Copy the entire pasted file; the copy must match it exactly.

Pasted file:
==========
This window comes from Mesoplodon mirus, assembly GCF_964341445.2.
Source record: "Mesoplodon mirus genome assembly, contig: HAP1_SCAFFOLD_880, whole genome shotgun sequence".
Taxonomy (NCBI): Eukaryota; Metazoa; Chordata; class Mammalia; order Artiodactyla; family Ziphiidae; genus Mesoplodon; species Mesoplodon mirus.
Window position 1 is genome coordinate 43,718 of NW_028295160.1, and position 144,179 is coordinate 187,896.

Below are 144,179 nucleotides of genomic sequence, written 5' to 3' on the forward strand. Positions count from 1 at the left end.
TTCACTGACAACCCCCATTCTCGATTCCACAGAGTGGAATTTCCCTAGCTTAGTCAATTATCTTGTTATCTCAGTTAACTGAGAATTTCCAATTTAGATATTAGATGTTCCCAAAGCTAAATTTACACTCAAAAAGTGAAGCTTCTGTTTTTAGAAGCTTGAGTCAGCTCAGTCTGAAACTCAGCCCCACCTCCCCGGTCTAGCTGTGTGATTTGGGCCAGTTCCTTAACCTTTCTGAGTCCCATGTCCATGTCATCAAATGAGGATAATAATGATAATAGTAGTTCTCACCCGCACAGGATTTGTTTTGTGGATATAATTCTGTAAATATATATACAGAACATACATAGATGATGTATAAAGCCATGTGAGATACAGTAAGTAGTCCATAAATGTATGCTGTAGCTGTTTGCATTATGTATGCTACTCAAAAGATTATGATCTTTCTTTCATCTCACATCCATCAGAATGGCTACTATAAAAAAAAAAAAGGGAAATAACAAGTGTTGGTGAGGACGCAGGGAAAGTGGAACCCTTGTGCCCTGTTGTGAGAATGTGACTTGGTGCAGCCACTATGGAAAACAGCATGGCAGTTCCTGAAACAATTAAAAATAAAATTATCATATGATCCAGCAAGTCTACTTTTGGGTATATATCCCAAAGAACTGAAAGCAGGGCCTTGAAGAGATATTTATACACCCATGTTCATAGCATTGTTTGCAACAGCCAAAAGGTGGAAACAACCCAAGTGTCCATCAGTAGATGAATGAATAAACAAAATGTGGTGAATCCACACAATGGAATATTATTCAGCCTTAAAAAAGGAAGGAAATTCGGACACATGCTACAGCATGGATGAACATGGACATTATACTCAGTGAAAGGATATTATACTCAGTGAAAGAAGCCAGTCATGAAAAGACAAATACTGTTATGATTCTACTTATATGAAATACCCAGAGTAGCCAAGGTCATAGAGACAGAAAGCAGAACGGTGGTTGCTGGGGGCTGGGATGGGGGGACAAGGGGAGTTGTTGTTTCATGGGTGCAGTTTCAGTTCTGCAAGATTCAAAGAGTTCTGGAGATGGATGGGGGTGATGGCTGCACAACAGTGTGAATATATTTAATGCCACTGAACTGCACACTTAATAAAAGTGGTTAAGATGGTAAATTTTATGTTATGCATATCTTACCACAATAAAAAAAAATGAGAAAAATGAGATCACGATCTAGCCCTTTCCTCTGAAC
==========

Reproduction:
This window comes from Mesoplodon mirus, assembly GCF_964341445.2.
Source record: "Mesoplodon mirus genome assembly, contig: HAP1_SCAFFOLD_880, whole genome shotgun sequence".
Taxonomy (NCBI): Eukaryota; Metazoa; Chordata; class Mammalia; order Artiodactyla; family Ziphiidae; genus Mesoplodon; species Mesoplodon mirus.
Window position 1 is genome coordinate 43,718 of NW_028295160.1, and position 144,179 is coordinate 187,896.

Below are 144,179 nucleotides of genomic sequence, written 5' to 3' on the forward strand. Positions count from 1 at the left end.
TTCACTGACAACCCCCATTCTCGATTCCACAGAGTGGAATTTCCCTAGCTTAGTCAATTATCTTGTTATCTCAGTTAACTGAGAATTTCCAATTTAGATATTAGATGTTCCCAAAGCTAAATTTACACTCAAAAAGTGAAGCTTCTGTTTTTAGAAGCTTGAGTCAGCTCAGTCTGAAACTCAGCCCCACCTCCCCGGTCTAGCTGTGTGATTTGGGCCAGTTCCTTAACCTTTCTGAGTCCCATGTCCATGTCATCAAATGAGGATAATAATGATAATAGTAGTTCTCACCCGCACAGGATTTGTTTTGTGGATATAATTCTGTAAATATATATACAGAACATACATAGATGATGTATAAAGCCATGTGAGATACAGTAAGTAGTCCATAAATGTATGCTGTAGCTGTTTGCATTATGTATGCTACTCAAAAGATTATGATCTTTCTTTCATCTCACATCCATCAGAATGGCTACTATAAAAAAAAAAAAGGGAAATAACAAGTGTTGGTGAGGACGCAGGGAAAGTGGAACCCTTGTGCCCTGTTGTGAGAATGTGACTTGGTGCAGCCACTATGGAAAACAGCATGGCAGTTCCTGAAACAATTAAAAATAAAATTATCATATGATCCAGCAAGTCTACTTTTGGGTATATATCCCAAAGAACTGAAAGCAGGGCCTTGAAGAGATATTTATACACCCATGTTCATAGCATTGTTTGCAACAGCCAAAAGGTGGAAACAACCCAAGTGTCCATCAGTAGATGAATGAATAAACAAAATGTGGTGAATCCACACAATGGAATATTATTCAGCCTTAAAAAAGGAAGGAAATTCGGACACATGCTACAGCATGGATGAACATGGACATTATACTCAGTGAAAGGATATTATACTCAGTGAAAGAAGCCAGTCATGAAAAGACAAATACTGTTATGATTCTACTTATATGAAATACCCAGAGTAGCCAAGGTCATAGAGACAGAAAGCAGAACGGTGGTTGCTGGGGGCTGGGATGGGGGGACAAGGGGAGTTGTTGTTTCATGGGTGCAGTTTCAGTTCTGCAAGATTCAAAGAGTTCTGGAGATGGATGGGGGTGATGGCTGCACAACAGTGTGAATATATTTAATGCCACTGAACTGCACACTTAATAAAAGTGGTTAAGATGGTAAATTTTATGTTATGCATATCTTACCACAATAAAAAAAAATGAGAAAAATGAGATCACGATCTAGCCCTTTCCTCTGAAC